Ultimately, the government abandoned the idea of a tax on airline tickets. It is the major airports that will be called upon to finance rail transport through a new tax planned in the 2024 budget. The tax, which also targets road companies, is expected to generate €600 million a year from next year.
The Aéroports de Paris group plans to gradually “shift” most of this tax to the airlines. “This is not good news at all” for Air France, its CEO stressed on Thursday morning on RTL. “The company pays three billion euros a year in taxes and royalties,” recalls Anne Rigail. “When we hear that air transport is not taxed, this is not reality. »
“What creates a problem for us in this bill is that it will only deal with large airports (…) in which Air France mainly operates, as well as all French companies, while an airport like Beauvais, in which foreign low-cost airlines will not be concerned because it does not have the same level of activity or turnover,” she explains, without naming the Irish company Ryanair, which has a permanent presence on Oise’s website.
Moreover, the weight of French companies has been decreasing from year to year for 15 years. “For us, this creates a new distortion of competition that will harm us. »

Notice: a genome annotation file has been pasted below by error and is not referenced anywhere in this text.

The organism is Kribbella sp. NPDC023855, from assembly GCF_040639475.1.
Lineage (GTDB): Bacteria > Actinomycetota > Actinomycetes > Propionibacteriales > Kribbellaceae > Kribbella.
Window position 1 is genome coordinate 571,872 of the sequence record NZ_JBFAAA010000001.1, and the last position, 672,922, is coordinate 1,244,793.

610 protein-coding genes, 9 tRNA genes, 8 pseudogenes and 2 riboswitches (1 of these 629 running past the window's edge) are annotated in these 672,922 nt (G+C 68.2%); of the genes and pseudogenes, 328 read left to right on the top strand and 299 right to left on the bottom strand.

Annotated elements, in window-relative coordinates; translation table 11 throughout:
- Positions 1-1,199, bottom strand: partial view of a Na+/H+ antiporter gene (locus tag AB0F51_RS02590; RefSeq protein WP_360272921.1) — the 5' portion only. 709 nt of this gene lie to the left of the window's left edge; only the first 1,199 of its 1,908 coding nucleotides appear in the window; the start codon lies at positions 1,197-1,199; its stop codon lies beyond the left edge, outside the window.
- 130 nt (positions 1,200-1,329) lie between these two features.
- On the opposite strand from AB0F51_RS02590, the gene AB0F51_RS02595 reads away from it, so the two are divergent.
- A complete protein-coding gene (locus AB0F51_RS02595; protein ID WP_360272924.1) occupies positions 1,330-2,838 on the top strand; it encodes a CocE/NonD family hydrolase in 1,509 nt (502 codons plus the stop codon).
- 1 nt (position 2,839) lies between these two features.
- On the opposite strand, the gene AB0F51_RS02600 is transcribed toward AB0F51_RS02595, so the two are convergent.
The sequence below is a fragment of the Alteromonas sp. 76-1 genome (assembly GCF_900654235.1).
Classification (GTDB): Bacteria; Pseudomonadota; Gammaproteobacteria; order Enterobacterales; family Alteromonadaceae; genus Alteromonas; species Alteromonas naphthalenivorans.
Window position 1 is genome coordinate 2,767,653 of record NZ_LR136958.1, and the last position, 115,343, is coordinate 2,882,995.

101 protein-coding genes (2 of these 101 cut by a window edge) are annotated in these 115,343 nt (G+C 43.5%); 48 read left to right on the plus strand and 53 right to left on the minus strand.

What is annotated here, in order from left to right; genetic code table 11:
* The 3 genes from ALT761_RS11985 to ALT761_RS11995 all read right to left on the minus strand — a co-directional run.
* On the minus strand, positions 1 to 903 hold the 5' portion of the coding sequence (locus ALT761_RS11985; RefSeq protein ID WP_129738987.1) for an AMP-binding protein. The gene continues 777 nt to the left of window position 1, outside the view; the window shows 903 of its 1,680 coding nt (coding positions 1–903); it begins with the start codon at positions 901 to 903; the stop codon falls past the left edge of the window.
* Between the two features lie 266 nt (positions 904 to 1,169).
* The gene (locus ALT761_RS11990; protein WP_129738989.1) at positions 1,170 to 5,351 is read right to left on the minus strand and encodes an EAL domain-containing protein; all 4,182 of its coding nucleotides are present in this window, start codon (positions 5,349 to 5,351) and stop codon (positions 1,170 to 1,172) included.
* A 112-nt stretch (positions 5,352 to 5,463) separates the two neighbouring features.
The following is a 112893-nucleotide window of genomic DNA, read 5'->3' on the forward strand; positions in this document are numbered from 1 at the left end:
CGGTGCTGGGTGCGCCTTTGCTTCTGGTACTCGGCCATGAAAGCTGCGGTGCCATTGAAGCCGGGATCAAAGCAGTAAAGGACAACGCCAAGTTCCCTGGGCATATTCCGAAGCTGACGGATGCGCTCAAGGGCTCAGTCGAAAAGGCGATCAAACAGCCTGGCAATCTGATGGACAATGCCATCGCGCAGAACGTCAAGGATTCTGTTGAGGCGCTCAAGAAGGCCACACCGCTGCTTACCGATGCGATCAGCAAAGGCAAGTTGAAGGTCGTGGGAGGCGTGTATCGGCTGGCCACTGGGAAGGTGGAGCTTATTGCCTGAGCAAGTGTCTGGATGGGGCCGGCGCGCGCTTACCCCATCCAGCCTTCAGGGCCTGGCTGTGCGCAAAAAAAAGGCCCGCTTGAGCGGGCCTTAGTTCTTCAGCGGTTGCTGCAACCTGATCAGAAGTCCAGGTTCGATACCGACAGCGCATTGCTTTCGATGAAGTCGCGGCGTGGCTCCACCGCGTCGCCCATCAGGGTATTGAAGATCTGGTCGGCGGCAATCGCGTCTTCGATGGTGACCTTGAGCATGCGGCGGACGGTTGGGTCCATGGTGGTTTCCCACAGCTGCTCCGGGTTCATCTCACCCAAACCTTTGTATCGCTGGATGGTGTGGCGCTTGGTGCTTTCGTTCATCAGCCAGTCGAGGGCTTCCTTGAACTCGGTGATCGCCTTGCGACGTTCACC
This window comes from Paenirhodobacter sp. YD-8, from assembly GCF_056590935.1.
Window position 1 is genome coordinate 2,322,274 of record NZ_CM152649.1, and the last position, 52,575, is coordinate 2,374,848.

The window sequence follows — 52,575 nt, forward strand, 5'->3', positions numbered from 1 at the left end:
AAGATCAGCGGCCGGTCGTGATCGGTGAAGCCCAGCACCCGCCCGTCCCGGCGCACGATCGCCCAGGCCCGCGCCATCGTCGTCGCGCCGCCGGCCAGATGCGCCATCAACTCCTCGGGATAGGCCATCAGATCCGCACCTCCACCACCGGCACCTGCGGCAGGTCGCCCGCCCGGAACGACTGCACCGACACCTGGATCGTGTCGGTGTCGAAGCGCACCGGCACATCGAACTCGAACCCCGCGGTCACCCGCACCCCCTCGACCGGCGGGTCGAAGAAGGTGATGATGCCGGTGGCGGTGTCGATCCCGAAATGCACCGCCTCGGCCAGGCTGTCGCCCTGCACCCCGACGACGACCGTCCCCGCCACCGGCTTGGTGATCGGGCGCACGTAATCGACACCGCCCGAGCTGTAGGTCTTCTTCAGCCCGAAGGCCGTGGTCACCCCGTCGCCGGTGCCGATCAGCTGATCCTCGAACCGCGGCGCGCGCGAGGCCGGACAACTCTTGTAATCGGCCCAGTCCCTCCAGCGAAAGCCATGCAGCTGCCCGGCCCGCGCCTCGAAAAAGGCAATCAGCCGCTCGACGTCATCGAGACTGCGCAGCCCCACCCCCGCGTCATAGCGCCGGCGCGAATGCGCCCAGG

On Sunday, Jean-Marc Iancovici, an energy and climate specialist, repeated his proposal to force the French to take only four plane trips in their lifetime. Answering a question on this matter, Anne Rigail believes that these considerations are “limited by the borders of France”: “We are participating in global competition. We see the growth of air travel, which today is happening not in Europe, but in India, China, and Africa. The topic must be covered by a global vision. »
Moreover, the CEO of Air France would prefer that this new tax be used to finance the decarbonization of the aviation sector rather than the development of rail transport. “Our credo is to set the tone for how we decarbonize air transport, much of which is emitted outside France. » Air France aims to reduce CO² emissions by 30% between 2019 and 2030.
According to the bill, the tax applies only to companies with operating income exceeding 120 million euros and an average profitability over recent years of 10%.